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At a May meeting of the HSE’s Intercultural Health Governance Committee, it emerged that plans for the medical treatment of a number of programme refugees had run into difficulty.
Programme refugees are people who have been invited to live here by the State under the auspices of the UN Refugee Agency’s Resettlement Programme. The programme itself provides “durable solutions for refugees who are living in perilous conditions or have specific needs that cannot be met in the country where they have sought protection,” according to the UN.
Two cases mentioned specifically describe two children from Syria, due to arrive in Ireland, who were initially declined treatment at the children’s hospital due to straitened resources. According to the minutes, the hospital pointed to the expense of treating one of the children — approximately €250,000 —as one of the factors why it was unable to accept the patients. The decision was subsequently rescinded following the intercession of the then National Director of Acute Services, Mr Ian Carter, the minutes read.
However, the minutes added the hospital “would not be a position to take such children for a further two years thereafter”.
When contacted regarding these matters, the hospital said it cannot comment on individual cases. However, the spokesperson added that it “has a range of national specialities and on occasion has provided treatment for patients” under the UN programme.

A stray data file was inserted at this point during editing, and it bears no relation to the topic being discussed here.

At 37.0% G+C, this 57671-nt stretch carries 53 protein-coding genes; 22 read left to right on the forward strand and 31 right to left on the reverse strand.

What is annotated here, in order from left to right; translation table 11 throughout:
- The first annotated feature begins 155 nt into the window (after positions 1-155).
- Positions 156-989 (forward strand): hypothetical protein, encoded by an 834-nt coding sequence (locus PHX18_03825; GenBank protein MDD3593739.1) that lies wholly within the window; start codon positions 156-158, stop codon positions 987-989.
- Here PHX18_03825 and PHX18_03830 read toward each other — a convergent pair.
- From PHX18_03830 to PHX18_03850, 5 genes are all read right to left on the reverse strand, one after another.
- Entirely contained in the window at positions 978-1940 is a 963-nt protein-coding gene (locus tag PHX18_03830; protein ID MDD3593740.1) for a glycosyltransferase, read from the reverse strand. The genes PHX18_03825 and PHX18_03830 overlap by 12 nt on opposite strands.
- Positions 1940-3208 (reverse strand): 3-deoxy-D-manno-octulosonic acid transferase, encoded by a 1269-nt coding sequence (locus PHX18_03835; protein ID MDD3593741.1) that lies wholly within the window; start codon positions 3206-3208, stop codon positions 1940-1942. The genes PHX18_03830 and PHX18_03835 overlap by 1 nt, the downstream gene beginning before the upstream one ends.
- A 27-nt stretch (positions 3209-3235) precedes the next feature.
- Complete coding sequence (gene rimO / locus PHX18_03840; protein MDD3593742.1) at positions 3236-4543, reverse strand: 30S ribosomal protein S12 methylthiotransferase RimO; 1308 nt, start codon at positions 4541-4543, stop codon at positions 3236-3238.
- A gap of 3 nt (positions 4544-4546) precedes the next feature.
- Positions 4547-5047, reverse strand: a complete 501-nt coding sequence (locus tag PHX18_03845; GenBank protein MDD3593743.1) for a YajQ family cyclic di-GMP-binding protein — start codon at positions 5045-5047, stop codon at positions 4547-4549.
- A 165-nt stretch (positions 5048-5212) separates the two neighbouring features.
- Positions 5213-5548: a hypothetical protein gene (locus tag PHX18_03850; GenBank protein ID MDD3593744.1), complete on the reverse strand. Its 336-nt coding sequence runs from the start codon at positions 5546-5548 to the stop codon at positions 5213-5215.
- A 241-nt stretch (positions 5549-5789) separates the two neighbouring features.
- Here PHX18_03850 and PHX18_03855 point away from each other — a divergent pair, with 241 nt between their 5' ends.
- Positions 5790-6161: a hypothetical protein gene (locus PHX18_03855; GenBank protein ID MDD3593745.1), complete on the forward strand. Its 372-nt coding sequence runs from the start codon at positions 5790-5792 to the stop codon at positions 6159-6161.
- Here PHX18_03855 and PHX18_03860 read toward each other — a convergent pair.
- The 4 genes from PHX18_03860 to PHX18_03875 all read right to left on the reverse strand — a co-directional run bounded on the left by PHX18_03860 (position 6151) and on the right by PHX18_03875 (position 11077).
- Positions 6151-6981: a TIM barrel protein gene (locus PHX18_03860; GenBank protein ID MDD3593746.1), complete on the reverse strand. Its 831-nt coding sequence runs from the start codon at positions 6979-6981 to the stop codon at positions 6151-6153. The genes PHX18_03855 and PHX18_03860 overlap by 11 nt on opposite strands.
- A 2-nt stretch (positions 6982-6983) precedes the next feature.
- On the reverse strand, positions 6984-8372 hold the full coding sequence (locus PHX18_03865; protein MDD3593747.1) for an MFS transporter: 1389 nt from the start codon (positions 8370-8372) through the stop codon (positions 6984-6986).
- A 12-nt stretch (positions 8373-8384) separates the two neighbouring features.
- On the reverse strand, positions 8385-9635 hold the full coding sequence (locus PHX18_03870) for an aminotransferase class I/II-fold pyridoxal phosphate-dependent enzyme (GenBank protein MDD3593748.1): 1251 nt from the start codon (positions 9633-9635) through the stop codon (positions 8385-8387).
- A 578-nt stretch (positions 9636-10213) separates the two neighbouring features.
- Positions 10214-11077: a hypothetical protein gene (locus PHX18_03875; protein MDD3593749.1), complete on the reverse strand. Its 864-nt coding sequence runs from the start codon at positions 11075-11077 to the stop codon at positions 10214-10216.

“These treatments are undertaken at the request of and in agreement with the HSE, taking into account existing service pressures and treatment capacity,” she said.
When asked about the moratorium on specific patients mentioned in the minutes, the hospital said “we have nothing further to add to our statement, other than that these arrangements are delivered in agreement with the HSE”.
A spokesperson for the HSE told this newspaper that Our Lady’s Children’s Hospital, Crumlin, has been “extremely supportive of the resettlement programme”.
“Some of the children previously accepted are still in treatment with the hospital and as such, it was agreed that for the next two years the emphasis of the programme should be on adults with significant medical needs.”
Responding to MI’s further queries, the spokesperson for the Executive said that it “hopes to treat five programme refugees with medical needs in 2015”. Since 2011, the HSE has treated 15 programme refugees with medical needs. During the same period, the spokesperson confirmed that five cases the Executive had been asked to consider were not provided with treatment in Ireland.
“The HSE reviews the medical details of these people before they travel. In cases where treatment was not offered in Ireland, it was felt that it was not in the best interest of the applicant. These cases are then referred to another country for consideration,” the spokesperson explained.
Almost 280 programme refugees from various countries were received by Ireland between 2011 and 2014. According to the HSE, 90 Syrian refugees were resettled in this country since October 2014. A further 220 refugees are expected to arrive in 2015 and in 2016.